As a Mac enthusiast, the news that 2022 will end with no new Mac announcements was disappointing. But what was even more of a letdown is that we’ll have to continue waiting–probably until March 2023–to see the rumored update to Apple’s most affordable Mac, the Mac mini.
But even before the news, I was ready for more frustration. This unofficial delay only cements the sad fact that the Mac mini gets no respect from Apple. It’s a shame because Apple’s smallest computer was once its most exciting Mac—and it doesn’t deserve to be so neglected.
The BYODKM Mac
The Mac mini was born in 2005 and at the time, Apple was much more aggressive about increasing its share of the PC market. The Mac mini was marketed as an affordable Mac for users who were switching from a Windows PC. To convict skeptics that the switch could be easily made, Steve Jobs christened the Mac mini as Apple’s new BYODKM Mac: Bring Your Own Display, Keyboard, and Mouse from your old PC and hook it up to the Mac mini.
Two years later, Apple released the iPhone, which eventually became the device to persuade Windows PC users to switch to the Mac (not necessarily as a direct marketing point, but a subtle one). The switcher angle for the Mac mini (and all Macs, essentially) all but disappeared. But Apple still paid attention to its smallest Mac, with updates on a 12- to 18-month basis (2006, 2007, 2009) leading up to a redesign in 2010 to the form factor Apple still uses today (minus the optical drive), followed by updates in 2011, 2012, and 2014.
That’s when Apple’s attention started to wane. After an October 2014 that brought fourth-generation Intel Core processors and a lower price tag–it would then be four years until the next update in October 2018.
Where is the love?
Finally, in 2020, the Mac mini got a sign from Apple that it was still an important member of its lineup. The Mac mini was one of three Macs to get the first Apple silicon M1 processor. This was a major change that shook the industry, and the fact that the Mac mini was an instrumental part of it made it feel like a viable Mac again. It was also a chance to put the Mac mini in the spotlight by touting its small footprint, blazing performance, and affordable price.
But since Apple sells more laptops than desktop computers, the M1 Mac mini was still something of an afterthought. It didn’t get a redesign or any new features, and it actually lost two Thunderbolt ports. Then there’s the unexplained move where Apple didn’t update the high-end $1,099 Mac mini–to this day it has the same 3.0GHz 6-core Intel Core i5 Intel processor that arrived in 2018, making it the oldest processor in Apple’s Mac lineup.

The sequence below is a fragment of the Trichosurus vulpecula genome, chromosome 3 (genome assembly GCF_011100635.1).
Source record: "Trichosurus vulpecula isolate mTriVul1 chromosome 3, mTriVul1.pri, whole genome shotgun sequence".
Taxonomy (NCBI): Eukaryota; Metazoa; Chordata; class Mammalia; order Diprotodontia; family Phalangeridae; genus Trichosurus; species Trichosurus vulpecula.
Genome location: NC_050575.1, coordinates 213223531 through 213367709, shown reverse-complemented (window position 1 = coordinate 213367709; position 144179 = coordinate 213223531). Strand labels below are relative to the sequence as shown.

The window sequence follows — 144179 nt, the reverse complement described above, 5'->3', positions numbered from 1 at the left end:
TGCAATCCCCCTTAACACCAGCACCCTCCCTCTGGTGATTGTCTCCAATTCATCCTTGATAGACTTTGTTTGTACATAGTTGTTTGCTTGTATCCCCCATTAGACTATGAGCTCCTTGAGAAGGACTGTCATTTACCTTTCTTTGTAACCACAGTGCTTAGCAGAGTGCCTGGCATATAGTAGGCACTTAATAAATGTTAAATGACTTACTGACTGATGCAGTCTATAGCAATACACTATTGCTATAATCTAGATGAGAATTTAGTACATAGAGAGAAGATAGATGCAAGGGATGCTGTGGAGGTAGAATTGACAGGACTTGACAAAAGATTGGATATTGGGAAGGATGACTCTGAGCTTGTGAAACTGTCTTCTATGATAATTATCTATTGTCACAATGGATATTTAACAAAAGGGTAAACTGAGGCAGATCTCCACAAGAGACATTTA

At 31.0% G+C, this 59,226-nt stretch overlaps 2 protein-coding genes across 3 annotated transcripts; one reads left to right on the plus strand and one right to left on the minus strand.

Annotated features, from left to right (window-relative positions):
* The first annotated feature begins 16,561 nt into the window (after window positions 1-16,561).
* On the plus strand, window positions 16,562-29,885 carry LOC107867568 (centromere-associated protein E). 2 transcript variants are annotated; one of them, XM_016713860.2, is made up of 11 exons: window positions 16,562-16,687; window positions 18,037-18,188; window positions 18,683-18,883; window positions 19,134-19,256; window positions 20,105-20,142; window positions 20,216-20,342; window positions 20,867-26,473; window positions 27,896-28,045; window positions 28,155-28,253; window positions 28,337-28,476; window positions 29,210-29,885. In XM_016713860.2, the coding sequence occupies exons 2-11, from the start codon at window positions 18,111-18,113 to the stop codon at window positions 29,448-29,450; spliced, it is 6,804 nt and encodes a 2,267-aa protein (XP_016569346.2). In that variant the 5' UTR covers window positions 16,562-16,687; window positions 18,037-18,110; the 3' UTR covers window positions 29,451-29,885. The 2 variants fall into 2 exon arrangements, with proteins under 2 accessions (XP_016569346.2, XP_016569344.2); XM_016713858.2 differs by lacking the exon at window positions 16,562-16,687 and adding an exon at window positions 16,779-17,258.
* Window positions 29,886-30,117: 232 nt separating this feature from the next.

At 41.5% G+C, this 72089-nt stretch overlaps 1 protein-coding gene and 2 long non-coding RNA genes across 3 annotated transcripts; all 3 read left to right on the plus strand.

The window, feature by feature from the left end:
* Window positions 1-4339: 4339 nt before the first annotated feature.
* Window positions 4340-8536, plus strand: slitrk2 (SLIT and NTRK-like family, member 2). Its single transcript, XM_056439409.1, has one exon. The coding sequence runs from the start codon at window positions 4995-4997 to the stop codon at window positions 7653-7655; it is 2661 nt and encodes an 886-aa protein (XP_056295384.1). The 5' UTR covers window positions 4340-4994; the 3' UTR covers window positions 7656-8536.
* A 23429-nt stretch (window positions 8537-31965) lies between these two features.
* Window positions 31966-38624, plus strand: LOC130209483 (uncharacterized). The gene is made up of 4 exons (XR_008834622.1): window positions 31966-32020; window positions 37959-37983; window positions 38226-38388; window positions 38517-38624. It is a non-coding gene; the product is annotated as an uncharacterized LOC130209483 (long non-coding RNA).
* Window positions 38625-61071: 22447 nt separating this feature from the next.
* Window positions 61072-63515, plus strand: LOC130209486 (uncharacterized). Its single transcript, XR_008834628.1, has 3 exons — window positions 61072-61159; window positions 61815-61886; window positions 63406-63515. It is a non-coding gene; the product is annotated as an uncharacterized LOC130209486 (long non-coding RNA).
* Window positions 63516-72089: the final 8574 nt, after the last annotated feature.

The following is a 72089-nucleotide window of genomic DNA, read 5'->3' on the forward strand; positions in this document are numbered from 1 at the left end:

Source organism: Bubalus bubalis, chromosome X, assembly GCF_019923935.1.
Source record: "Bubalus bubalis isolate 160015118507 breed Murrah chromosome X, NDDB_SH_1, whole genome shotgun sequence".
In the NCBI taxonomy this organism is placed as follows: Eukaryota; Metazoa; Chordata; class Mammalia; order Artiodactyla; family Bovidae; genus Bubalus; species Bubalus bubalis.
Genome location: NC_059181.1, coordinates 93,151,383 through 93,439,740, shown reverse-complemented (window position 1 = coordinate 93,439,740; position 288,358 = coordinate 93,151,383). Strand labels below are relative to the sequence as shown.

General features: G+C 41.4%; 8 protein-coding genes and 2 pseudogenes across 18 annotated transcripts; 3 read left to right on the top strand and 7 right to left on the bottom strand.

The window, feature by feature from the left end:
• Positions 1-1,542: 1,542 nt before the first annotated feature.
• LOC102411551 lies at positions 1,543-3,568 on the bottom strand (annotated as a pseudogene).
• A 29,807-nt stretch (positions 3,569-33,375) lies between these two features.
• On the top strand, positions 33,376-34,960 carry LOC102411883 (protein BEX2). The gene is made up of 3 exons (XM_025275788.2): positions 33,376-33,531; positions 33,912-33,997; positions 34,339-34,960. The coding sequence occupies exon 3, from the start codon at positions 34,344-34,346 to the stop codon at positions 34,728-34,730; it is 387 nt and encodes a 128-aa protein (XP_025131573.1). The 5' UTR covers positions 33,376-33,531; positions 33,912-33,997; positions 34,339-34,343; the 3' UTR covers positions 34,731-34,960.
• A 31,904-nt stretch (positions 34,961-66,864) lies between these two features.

So, what’s another five or six months for a Mac that turned four years old last month? Well, the fact that any company (let alone Apple) sells a four-year-ago computer at its original price is ridiculous. Maybe Apple’s reasoning is that virtually no one is buying the $1,099 Mac mini, so there’s no harm in keeping it around. But there is harm–it’s taking advantage of people who might not know better by selling them extremely outdated tech. It’s a bad look for the Mac mini and for Apple.
A fan favorite
Apple barely puts any effort into the Mac mini, whether it’s with hardware developments or with marketing. In the rich lineup of Apple’s Mac, the mini seems to be the model that is often neglected. That’s unfortunate because it plays a vital role in Apple’s Mac lineup.
At $699, the Mac mini is Apple’s most affordable Mac, although it does have the caveat that the price doesn’t include a display, keyboard, or mouse/trackpad. But you can easily find those components at prices that would keep a Mac mini setup well under $1,000, which still makes it cheaper than the entry-level iMac.
Its diminutive size means you don’t have to think twice about where it goes on a desk. In my house, we have a workplace setup that’s really tight and there’s no place for a tower computer, and even the 24-inch iMac’s display is too big. But the Mac mini fits perfectly with a 19-inch display.
What’s also overlooked is that the Mac mini’s size lends it to some creative uses. I have a Mac mini connected to my TV in my entertainment center, and it houses my digitized DVD/Blu-ray collection. The Mac mini is also used as a network server, in cars and robots, by mobile DJs, in kiosks, and in art installations. It’s not as small as a Raspberry Pi, but because it runs macOS it’s more accessible to users who are hesitant about programming a Pi.
Why can’t Apple take these aspects of the Mac mini and play them up? Apple doesn’t have to go on an all-out marketing blitz–it would be nice to see any kind of effort by the company to acknowledge that the Mac mini is just as important as the iMac and Mac Studio in its desktop lineup.
Maybe that’ll change next year when the rumors of a new Mac mini (or two) finally pan out. But an unveiling isn’t enough–I hope there will be a sustained effort to promote the Mac mini for a good period of time, to go along with regular hardware updates. Even the slightest of attention would go a long way toward showing the Mac mini some love—before it’s too late. We’ve seen plenty of Apple products wither until they’re unceremoniously killed and it would be a shame to see it happen to the Mac Mini too.